At issue in the federal probes by the U.S. Department of Agriculture and the Office of Laboratory Animal Welfare is how animals are handled at the four-story National Laboratory, a leader in efforts to combat the world's deadliest diseases. The laboratory helped research Ebola cures and has some of the world's most renowned disease experts.
The 186,000 square-foot facility can only be entered through the heavily guarded front entrance after passing through a metal detector. The Level 4 laboratory, a designation given to facilities with the most sophisticated safeguards, is reached by an elevator operated only with a security card. Researchers must don spacesuit-like protective gear to enter the room on the fourth floor where the viruses and animals are kept.
Death as an endpoint
The animal deaths at the laboratory were discovered during an audit by the National Institute of Allergy and Infectious Diseases of a $782,000 contract to develop a strain of Marburg that could be used in experiments on monkeys to find a cure. The audit report said eight Macaque monkeys were left unattended for 15-18 hours and died in their cages before they could be euthanized to prevent painful deaths.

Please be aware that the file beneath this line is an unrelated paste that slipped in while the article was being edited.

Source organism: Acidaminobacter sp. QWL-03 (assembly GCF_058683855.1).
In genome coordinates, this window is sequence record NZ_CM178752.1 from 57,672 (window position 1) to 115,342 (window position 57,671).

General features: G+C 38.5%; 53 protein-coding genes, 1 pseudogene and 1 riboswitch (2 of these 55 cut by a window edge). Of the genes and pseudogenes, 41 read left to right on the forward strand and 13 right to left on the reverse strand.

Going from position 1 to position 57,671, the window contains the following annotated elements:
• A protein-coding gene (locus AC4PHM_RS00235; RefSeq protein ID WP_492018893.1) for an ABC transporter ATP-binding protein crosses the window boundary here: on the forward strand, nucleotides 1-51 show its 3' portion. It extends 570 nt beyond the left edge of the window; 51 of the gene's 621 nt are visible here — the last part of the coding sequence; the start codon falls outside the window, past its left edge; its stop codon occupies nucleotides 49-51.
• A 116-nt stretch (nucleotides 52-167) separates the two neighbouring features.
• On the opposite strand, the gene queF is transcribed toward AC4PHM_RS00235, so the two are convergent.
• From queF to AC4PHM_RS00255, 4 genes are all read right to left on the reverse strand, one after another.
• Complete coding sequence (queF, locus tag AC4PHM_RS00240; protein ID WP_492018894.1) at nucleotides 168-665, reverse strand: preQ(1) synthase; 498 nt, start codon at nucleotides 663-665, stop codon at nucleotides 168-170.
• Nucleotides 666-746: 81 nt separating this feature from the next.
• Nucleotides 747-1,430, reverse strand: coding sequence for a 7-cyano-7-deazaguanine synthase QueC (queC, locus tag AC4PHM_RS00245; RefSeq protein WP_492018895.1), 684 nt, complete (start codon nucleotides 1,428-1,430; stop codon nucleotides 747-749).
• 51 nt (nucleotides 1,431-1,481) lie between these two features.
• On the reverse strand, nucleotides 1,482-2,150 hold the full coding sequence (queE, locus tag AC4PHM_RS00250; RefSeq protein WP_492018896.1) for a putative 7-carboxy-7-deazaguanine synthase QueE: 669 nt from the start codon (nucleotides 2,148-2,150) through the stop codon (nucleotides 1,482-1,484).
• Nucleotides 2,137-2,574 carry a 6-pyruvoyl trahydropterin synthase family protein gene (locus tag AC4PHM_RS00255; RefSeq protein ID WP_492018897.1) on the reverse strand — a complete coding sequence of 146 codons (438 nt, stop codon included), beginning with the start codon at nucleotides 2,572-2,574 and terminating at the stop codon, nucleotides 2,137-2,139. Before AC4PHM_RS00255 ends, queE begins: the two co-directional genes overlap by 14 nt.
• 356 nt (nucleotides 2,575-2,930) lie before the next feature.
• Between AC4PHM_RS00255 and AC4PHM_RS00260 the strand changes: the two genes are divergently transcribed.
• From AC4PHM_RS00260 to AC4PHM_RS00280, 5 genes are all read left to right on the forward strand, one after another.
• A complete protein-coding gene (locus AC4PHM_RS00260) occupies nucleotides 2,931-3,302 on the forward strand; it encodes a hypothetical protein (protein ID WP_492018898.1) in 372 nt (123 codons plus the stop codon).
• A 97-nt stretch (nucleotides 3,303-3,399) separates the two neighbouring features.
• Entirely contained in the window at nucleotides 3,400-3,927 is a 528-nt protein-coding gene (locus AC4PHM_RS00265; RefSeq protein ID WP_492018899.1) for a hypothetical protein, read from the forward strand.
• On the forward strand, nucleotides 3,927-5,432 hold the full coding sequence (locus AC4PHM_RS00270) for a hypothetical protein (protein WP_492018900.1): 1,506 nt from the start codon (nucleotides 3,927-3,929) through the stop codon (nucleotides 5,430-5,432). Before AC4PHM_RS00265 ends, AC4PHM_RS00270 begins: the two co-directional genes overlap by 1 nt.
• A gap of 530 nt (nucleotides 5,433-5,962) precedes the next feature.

"It is unacceptable to leave animals that are expected to die unattended during the time frame death is expected," the report said.
The audit became public only after a whistleblower contacted an animal rights organization, Stop Animal Exploitation Now!, which filed complaints with the National Institutes of Health's Office of Laboratory Animal Welfare and the U.S. Department of Agriculture.